But we also recognized that if we can position Heist in SteamWorld, it also means that SteamWorld itself becomes very versatile. We can use SteamWorld, the IP, for any kind of game that we feel like making.
All that leads to SteamWorld Quest. Your games tend to blend genres, and Quest looks like an RPG plus card battles. Is that how you define it?
I'm glad you put it in that order because it really is an RPG, probably even more like a JRPG game with card battle mechanics. It's not a card game. That it's an RPG is the most important thing. Then, it has card battle mechanics sort of at its core.
Do you have particular favorites, JRPGs or card battle games that served as an inspiration?
I actually asked the game director what he thought. The best answer there is Mega Man Battle Network and Fate/Grand Order. It's those games that have inspired the team.
What do you think would surprise us about the way that the battle system actually works?
What will surprise you is how simple it is, but how deep it is at the same time. We mix genres in a way, and we come up with a new recipe or slightly different from what has been done before. We have an RPG game that we've added card battle mechanics, but the card battle system or the card system itself shows what we've tried to do with every game.
The guys were playing X-COM. Myself, I had a ton of small kids at home, so I didn't have the time to play very many games around the time we started making SteamWorld Heist. But they told me, "Well, you should. You should try X-COM. You can play it on your iPad, old man." Then I started playing it and I realized after a day with that game that I was still in the tutorial.
Sure, I had to change a few diapers in between, but it was still taking forever. One thing I think we do really well at Image & Form is take any kind of gameplay, twist it a little bit, but also make it accessible, make it easy to understand and easy to play. I actually think fairly young people can play SteamWorld Quest. For one, I think it's safe for work. It's not very brutal, although there are battles, there are swords and stuff. There's no blood or anything. But you can actually also understand, as a fairly young person, how to play the game. Then you can also craft your cards and you can upgrade your cards and so on.
How did you approach the story for SteamWorld Quest when you're making a game in a genre known for having sprawling, epic storylines all the way throughout?
The main writer of SteamWorld Quest, one of the guys who works here, he felt that we could take all of the story out of [Heist and Dig 2] and people wouldn't care so much about it. So, from the very beginning we knew that the story [in Quest] was going to be very important. The main thing was this sort of epic quest that the main characters embark on. It would be strange to call it anything else than SteamWorld Quest because they're really on this epic quest.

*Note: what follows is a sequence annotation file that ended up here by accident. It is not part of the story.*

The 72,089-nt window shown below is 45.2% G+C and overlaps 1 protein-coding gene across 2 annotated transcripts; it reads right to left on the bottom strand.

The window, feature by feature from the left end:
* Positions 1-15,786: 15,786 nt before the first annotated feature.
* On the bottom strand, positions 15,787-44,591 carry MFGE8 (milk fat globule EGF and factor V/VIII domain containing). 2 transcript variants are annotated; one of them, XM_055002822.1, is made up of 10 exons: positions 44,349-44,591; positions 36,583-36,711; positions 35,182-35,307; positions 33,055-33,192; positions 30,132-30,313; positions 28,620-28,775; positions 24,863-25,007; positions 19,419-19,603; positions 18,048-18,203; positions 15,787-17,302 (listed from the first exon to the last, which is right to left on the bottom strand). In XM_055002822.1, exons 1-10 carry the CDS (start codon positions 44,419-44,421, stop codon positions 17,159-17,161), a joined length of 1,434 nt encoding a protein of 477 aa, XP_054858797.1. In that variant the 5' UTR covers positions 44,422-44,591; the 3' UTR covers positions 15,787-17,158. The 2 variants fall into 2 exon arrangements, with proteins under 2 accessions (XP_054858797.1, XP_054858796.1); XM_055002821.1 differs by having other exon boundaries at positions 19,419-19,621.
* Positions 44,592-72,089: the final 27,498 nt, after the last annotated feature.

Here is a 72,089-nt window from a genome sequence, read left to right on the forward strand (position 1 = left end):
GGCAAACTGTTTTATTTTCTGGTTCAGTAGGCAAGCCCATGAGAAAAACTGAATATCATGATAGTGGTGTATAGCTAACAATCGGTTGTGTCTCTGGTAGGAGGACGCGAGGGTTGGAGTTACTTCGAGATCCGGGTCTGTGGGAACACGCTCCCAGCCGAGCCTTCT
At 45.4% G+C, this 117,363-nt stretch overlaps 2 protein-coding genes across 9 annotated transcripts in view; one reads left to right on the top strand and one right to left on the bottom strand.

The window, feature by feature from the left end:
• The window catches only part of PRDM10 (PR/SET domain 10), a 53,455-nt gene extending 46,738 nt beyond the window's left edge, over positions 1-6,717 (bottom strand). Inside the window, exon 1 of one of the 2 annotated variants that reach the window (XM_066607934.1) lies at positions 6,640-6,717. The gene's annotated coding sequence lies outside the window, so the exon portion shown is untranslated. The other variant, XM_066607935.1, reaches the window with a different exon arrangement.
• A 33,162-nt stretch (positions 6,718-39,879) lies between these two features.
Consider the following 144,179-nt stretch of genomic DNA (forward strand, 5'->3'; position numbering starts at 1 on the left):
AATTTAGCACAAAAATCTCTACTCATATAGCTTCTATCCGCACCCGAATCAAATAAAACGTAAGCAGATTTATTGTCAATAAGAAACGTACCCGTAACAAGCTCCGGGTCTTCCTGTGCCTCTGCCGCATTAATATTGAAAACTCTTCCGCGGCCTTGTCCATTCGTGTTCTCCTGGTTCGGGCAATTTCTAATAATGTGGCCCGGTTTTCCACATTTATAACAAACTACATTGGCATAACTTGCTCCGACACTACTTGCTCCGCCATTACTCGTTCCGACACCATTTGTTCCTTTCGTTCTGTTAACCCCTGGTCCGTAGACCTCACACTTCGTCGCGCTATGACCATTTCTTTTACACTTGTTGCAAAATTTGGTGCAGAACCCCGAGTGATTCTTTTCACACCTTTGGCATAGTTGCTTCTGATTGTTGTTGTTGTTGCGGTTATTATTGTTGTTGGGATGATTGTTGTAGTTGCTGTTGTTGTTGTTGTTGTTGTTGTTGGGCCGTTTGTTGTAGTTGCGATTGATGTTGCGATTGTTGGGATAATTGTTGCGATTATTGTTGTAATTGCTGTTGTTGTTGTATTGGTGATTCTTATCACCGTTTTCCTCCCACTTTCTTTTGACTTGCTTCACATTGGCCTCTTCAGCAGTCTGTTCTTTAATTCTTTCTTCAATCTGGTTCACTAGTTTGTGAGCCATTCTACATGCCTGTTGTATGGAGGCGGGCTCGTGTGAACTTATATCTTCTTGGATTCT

You opened a poll to the fans, and RPG was the overwhelming favorite. Were there any others that were even close?
I think we actually steered it towards that. We were actually worried that people would think something else, like, "No, make a racing game" or something. Yeah, we made it easy for people to pick RPG.
If they had picked a racing game, you would have said, "We're going to do that eventually, but for right now, we're doing this"?
Yeah, definitely, that would have had to be the answer because we were more than halfway down the line with Quest at that time, I think. That would've meant trouble for us. But yeah, it was a huge relief. And also, everyone here is a big Nintendo fan and we've been wanting to make an RPG or a JRPG for a very long time. It's sort of like a childhood dream for a lot of people working here.
Should we expect Easter eggs or other references to the existing SteamWorld games? Or is there going to be anything more explicit connecting to the other games?
Obviously it's steam-driven robots in a fantasy, medieval setting, right? I think I was just under the impression that, great, we'll need to resolve this. Like, it was just a dream or something like that. But this is on the main SteamWorld timeline.
Internally, do you have a document that's an actual timeline--this is when and where, X, Y, Z takes place?
Yeah, we do. It's so cool.
And we'll never get to see it.
No, it's the coolest thing because you think, "Yeah, really?" But there's an explanation for this. And it also means that, to me, personally, that there are a few games that we can make, actually, because of that.
How are you approaching balance for using cards as sort of the backbone of your battle system?
It feels like it doesn't matter that we think that we've balanced something perfectly. Someone's always gonna break something. With Dig 2, the game was perfect, and it's like, "God, the balance is fantastic." And then there was this speedrunner who, two hours into the game, realized that if he just slid back and forth on water, then, for some reason, he would get an amazing slingshot effect, and he could jump straight up in the air and just be gone and break the game. We were just laughing at it because it was just so silly.
The thing is, I don't think it's gonna be that easy to break this. [But] there are so many different cards, so many ways to use them and so on, that I'm sure someone is gonna come up with a way to completely make one of the main characters super-overpowered.
Worst case scenario, the end-boss is easy.
Right. And there's another thing. One of the things that bugged me personally about the original SteamWorld Dig was that more or less every review mentioned that it was too short. And we made a vow never to make a too-short game again. But then, it's not about length. It has to be interesting the entire time as well. I find in RPGs, you end up grinding quite a bit. We tried to steer clear of that. But, at the same time, we want to make games that are meaty. That there's quite a bit of gameplay in every game. So this one is definitely not going to be too short. It's gonna be a lot of meat on the bones.
Do you have a time estimate of how a playthrough typically takes?
My first playthrough, I didn't get to the end boss. I stopped playing after somewhere around 25 hours or so. But I think I was probably fairly close then. So, maybe somewhere around there.